It is similarly common knowledge that the Forgotten Realms are home to any number of high level NPCs. There exploits have been prominently featured in novels and in roleplaying products. These exploits do not detract from the sense of accomplishment or importance of any PC, however, except to the extent that the PC would cross paths with one of these NPCs. Otherwise, the exploits of the high level NPCs in the Forgotten Realms are, again, so much background noise. From a game design standpoint, these NPCs are a shorthand way of saying, “you are in the Realms,” when they appear and of providing very easy, if obvious, ways of promoting adventures. These are not illegitimate functions, even if they are not to every taste.
The Forgotten Realms do appear to support a high degree of magic, as well as the presence of any number of fantastic creatures or similar fantasy features. Even if so, this is purely a matter of taste, which cannot be right or wrong in an objective sense. It is not possible to fault the setting for having a particular emphasis or take on fantasy, particularly when the game itself allows for all that is present and more.
The question of the detail in which the Forgotten Realms has been described is predominantly one of presentation. Of course, with more products released, more specific details of the Forgotten Realms will have been described, to say nothing of details revealed only in the novels. That is hardly the basis for any reasoned argument, however, as a game publisher is in the business of producing as many products as its customers will purchase. This argument also fails when the relative size of the Forgotten Realms is considered. It is huge and few areas have been detailed in more than a one- or two- off way, although there are exceptions. Many large areas have seen virtually no development at all.
Where there is an argument to be made, it is in how the details are presented. Greyhawk’s details are often presented in the context of an adventure and those details not strictly necessary to the adventure are left hanging, in loose ends that invite the imagination. Many of the details of the Realms are presented without the context of a specific adventure; many of the details are simply listed in a descriptive product. Those adventure hooks provided tend to be obvious and finite. The Forgotten Realms is not too detailed; it is detailed in a way that is less open-ended, and which too often does not invite speculation, which next to imagination is the best friend of a DM. While not every Realms product is a closed circle, the majority have this character. While perhaps not inherently a fault, this type of presentation is limiting. It is here that the greatest distinction between the Realms and Greyhawk can be draw beyond matters that are predominantly related to individual tastes in fantasy.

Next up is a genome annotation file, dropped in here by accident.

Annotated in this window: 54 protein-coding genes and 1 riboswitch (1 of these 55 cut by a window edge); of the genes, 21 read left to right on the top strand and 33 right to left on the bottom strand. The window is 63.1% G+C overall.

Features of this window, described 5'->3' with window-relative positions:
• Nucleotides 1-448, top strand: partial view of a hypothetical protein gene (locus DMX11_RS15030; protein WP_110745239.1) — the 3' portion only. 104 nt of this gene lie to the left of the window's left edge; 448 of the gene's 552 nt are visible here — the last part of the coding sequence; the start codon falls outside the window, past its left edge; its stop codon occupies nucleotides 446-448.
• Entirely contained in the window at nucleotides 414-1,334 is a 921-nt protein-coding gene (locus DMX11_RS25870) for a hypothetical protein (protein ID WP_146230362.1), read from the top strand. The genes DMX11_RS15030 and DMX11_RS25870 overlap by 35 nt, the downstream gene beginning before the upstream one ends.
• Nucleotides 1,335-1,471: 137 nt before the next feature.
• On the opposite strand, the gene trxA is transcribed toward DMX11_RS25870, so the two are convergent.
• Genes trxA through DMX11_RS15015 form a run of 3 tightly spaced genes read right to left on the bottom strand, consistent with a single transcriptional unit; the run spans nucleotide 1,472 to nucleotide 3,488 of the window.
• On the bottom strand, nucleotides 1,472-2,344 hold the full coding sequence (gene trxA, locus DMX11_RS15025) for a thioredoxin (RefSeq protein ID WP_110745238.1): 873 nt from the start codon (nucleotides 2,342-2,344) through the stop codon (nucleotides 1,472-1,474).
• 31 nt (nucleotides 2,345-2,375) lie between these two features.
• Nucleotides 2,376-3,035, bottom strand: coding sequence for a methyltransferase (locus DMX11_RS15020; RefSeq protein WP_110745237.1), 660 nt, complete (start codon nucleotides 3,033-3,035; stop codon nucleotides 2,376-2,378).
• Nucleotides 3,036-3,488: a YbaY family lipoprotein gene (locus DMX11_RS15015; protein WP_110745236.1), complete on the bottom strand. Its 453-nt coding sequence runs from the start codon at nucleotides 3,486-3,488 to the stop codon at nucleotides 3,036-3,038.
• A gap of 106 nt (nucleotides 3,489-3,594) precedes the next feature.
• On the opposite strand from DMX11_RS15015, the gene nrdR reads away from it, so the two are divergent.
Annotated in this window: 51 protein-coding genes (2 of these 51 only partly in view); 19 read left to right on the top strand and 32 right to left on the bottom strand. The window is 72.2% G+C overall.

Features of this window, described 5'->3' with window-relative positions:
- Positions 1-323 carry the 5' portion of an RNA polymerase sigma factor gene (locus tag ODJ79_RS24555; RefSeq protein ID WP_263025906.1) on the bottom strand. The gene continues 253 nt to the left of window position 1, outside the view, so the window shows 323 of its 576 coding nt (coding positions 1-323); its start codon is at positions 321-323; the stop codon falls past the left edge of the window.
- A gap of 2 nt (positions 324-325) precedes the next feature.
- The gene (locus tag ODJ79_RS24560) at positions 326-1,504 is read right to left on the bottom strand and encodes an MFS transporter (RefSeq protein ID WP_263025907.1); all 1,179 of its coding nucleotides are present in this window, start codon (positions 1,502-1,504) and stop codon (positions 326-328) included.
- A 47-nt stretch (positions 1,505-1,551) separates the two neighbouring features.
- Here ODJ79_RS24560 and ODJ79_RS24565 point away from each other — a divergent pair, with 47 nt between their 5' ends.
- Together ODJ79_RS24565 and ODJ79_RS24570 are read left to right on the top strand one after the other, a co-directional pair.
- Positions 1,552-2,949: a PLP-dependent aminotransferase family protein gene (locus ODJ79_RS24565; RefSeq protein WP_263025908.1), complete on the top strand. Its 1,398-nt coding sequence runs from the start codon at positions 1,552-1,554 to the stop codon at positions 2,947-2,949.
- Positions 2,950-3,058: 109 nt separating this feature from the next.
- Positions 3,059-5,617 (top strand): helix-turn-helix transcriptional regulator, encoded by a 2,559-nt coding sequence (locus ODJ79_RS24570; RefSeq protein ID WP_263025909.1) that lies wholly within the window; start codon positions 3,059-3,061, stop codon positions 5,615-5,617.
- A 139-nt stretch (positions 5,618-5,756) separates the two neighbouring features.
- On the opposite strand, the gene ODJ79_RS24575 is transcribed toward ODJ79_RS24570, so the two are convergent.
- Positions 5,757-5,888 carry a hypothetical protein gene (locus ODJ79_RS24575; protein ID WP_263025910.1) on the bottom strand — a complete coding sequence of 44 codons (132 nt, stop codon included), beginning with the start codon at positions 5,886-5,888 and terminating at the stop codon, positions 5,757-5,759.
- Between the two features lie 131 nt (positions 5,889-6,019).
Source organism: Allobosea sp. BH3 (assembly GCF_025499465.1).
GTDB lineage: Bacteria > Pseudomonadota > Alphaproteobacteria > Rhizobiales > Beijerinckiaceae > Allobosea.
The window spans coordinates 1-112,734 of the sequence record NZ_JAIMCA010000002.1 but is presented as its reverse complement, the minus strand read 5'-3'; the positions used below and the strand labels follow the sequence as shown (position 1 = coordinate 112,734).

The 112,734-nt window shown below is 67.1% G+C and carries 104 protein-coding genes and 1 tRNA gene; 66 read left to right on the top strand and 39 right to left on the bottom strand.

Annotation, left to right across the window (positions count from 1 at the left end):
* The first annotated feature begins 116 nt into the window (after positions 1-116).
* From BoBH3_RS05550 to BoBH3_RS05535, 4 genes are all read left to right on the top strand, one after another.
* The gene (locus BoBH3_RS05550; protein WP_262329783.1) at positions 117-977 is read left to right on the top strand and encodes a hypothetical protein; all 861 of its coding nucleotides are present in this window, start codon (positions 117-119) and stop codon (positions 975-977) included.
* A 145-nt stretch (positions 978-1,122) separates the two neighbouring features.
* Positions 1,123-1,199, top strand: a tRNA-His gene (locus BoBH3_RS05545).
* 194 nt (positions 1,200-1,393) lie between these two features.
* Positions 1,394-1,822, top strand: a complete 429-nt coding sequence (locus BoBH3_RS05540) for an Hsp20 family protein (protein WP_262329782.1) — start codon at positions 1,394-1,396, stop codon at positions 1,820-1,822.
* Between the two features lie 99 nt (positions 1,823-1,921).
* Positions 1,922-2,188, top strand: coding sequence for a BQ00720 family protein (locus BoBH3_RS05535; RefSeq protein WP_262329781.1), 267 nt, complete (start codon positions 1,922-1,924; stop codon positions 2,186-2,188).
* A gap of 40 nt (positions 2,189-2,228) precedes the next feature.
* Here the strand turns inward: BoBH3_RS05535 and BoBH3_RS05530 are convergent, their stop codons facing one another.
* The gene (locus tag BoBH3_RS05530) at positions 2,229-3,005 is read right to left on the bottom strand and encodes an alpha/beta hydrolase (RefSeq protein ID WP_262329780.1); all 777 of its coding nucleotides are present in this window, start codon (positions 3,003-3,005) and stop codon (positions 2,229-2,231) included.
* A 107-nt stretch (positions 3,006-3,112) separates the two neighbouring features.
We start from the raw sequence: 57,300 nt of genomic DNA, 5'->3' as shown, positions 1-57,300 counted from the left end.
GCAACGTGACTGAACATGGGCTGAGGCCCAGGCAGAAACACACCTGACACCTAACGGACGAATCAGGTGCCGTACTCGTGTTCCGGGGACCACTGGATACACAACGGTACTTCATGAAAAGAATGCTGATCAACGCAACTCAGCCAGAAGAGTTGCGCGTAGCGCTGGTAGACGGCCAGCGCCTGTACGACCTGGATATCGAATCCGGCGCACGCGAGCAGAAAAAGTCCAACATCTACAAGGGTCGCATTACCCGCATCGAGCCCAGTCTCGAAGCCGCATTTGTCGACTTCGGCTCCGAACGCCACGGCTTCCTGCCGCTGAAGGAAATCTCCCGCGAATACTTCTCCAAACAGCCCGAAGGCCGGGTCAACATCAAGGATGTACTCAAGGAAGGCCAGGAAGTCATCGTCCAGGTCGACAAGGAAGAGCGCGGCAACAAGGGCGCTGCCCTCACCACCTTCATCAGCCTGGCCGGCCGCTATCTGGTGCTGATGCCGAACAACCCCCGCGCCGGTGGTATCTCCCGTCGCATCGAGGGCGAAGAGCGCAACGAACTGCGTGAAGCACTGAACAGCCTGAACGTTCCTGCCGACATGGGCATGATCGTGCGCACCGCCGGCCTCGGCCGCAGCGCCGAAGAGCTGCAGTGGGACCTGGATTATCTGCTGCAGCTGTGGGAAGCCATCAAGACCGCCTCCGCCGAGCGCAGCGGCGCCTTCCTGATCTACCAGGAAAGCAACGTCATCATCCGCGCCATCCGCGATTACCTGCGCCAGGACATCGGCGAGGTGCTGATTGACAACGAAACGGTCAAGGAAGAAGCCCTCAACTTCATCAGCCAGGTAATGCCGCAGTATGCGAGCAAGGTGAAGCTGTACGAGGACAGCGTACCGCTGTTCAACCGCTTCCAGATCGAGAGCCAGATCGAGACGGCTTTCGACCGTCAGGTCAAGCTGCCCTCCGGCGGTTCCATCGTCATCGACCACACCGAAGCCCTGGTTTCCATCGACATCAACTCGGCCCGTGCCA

Quality of design is subjective to a large degree but there is also a quantitatively definable objective quality in terms of language use, game mechanics and facilitation of game play. By any measure, the Forgotten Realms enjoys no generally greater or lesser percentage of quality products than Greyhawk. Both have their hits and both have embarrassing misses. Quality arguments tend to be strawman arguments if they are not simply obvious broadsides, polemics or partisan screeds.
Of the largest arguments against the Forgotten Realms and for Greyhawk, only the manner in which details are presented has any significant legitimacy well beyond simple individual taste. Greyhawks loose-end approach is more directly inviting of imagination than the closed-loop model that many Realms products exhibit. However, this said, loose-ends may be frustrating to some people and it is hard to argue that any lack of loose-ends in the details of the Realms is more than made up for by the volume of various details, which is now an advantage, in the variety of ways in which they can interact.
The greatest difference between the Forgotten Realms and Greyhawk is, then, mostly a matter of taste, and only slightly a matter of presentation, which may again default to individual taste.
Posted: 03-08-2005 04:43 pm
7th and Final Attempt
The sixth attempt was almost perfect. Many thanks to Chatdemon and Tedra.
With a final tweak, I think I have the hang of this!
And here we go!
Posted: 03-07-2005 09:34 am
Sixth Attempt Almost There
Alright. Partial success on Attempt 5. That would be thanks to Chatdemon's help from the CF Forums.
Now, We'll refine that with Tedra's help. Hopefully, this will be the final touch. Here goes.
Posted: 03-07-2005 09:31 am
Fifth Test with br breaks
We are trying again.
This time using a "break" tag.
Here's hoping this works.
Posted: 03-07-2005 09:28 am
Fourth Paragraph Test
This is getting aggravating.
Each sentence should appear as a paragraph.
HTML is off.
I'm using the tags.
Posted: 03-03-2005 03:59 pm
Third Paragraph Function Test
Okay. I've turned HTML "off" in my "preferences.
Let's see if that makes a difference.
Each sentence should display as a paragraph.
Posted: 03-03-2005 03:55 pm
Test Paragraph Second Attempt
Well, the first attempt was all mushed together, with no separation between sentences, each of which was supposed to be its own paragraph.
This entry does not use any coding. Let's see if it gets all mushed together.
Posted: 03-03-2005 03:50 pm
Test of Paragraph Function
This is Paragraph No. 1. using "double p's" to wrap
This is Paragraph No. 2
This is Paragraph No. 3 using the "slash p" closing.
This is Paragraph No. 4 using the "slash p" closing.
Posted: 03-03-2005 03:47 pm